Four experiments were carried out spread over the summer season. In all of them only one accession of C. africanus [Gene bank no. (Gbn) 0181] and one accession of C. metuliferus (GBn 1734) were used. The first two experiments each comprised 20 plants per species, grown from seed. They were cultivated in a glasshouse (minimum temperature 22°C D/20°C N) in 10 l. plastic containers with Trio peat soil, standing on dishes. This constraint on the root volume limits vegetative growth and promotes female flowering. It also saves glasshouse space, since the plants can be rearranged after the pollinations have ended. The treatments are listed in Table 1. On every plant up to eight flowers were pollinated: one without any pollination aid ( control), one with lanolin paste applied at pollination time, four with AVG in lanolin paste, one with mentor pollen and one with both mentor pollen and AVG. Preparation and application of the mentor pollen and the AVG were as described earlier (2, 3). The larger number of AVG treatments derives from the low fruit set in last year's crosses (2). All pollinations were made during four weeks starting with the opening of the first pistillate flower. The last two experiments were similar to the above except for the following: half of the plants of C. metuliferus were planted in full soil and only control and AVG pollinations were made. In the last experiment the C. africanus group consisted of six clones of five plants each, which derived from two exceptionally successful and four mediocre individual plants out of the first experiment.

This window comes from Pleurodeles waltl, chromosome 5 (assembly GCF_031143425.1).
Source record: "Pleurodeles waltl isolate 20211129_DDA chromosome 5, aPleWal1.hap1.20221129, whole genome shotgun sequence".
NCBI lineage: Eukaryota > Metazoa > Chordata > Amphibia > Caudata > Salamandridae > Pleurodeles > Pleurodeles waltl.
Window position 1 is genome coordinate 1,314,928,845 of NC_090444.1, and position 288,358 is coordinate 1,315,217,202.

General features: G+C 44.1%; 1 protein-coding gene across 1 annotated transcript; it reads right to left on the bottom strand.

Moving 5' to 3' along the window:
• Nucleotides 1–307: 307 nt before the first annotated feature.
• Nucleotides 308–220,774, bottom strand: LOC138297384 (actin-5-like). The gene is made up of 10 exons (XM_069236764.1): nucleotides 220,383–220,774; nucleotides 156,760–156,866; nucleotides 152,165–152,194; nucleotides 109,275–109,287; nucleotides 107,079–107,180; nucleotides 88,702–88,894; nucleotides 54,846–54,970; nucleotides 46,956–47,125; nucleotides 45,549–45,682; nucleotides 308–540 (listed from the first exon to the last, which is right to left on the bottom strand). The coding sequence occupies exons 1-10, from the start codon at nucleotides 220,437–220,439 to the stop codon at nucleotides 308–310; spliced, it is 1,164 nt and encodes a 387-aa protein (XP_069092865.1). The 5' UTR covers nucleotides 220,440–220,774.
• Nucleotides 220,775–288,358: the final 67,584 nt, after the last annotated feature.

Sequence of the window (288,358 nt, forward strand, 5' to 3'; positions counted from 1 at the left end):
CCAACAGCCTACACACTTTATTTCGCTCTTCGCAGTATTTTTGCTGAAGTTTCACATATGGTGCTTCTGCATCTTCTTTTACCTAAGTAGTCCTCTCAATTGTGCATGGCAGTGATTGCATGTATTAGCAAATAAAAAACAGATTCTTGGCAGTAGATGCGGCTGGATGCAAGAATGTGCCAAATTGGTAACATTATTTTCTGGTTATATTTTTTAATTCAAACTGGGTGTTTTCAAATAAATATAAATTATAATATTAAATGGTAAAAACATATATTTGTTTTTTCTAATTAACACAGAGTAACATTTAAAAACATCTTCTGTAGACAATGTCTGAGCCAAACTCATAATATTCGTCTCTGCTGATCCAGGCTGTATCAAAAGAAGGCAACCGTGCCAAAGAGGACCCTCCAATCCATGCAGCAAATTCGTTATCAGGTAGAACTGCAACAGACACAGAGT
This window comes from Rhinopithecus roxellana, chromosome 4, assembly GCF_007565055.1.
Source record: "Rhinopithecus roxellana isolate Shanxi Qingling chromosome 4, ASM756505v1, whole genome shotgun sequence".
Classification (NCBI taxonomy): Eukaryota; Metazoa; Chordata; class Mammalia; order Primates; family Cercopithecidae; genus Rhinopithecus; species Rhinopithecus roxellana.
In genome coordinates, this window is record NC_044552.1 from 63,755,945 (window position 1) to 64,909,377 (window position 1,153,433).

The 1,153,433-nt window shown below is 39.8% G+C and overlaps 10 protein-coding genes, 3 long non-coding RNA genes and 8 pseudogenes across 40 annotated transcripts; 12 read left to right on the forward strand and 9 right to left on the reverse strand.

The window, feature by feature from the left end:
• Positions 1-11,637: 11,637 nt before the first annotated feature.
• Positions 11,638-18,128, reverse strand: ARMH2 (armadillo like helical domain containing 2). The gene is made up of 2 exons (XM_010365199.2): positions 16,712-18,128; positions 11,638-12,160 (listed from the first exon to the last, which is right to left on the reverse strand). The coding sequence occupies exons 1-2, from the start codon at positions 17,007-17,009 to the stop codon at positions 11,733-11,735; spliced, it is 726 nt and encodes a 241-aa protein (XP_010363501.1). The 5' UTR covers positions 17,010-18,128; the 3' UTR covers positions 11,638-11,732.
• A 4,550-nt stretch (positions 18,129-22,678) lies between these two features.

Results of the first two experiments are in Table 1. Cucumis metuliferus x C. africanus yielded more fruits than the reciprocal cross, the mentor pollen treatments excepted. Fruit set in both crosses responded similarly to the pollination aids; it was generally higher in the control than in the AVG treatment. Lanolin itself proved detrimental. The two treatments with mentor pollen gave a high fruit set. All fruits in the control, the lanolin and the AVG treatment contained embryos. The number of these embryos per fruit was generally high. By contrast, in the two treatments with mentor pollen only part of the fruits contained embryos (especially in the cross C. africanus x C. metuliferus), and the number of embryos in those fruits was low or very low.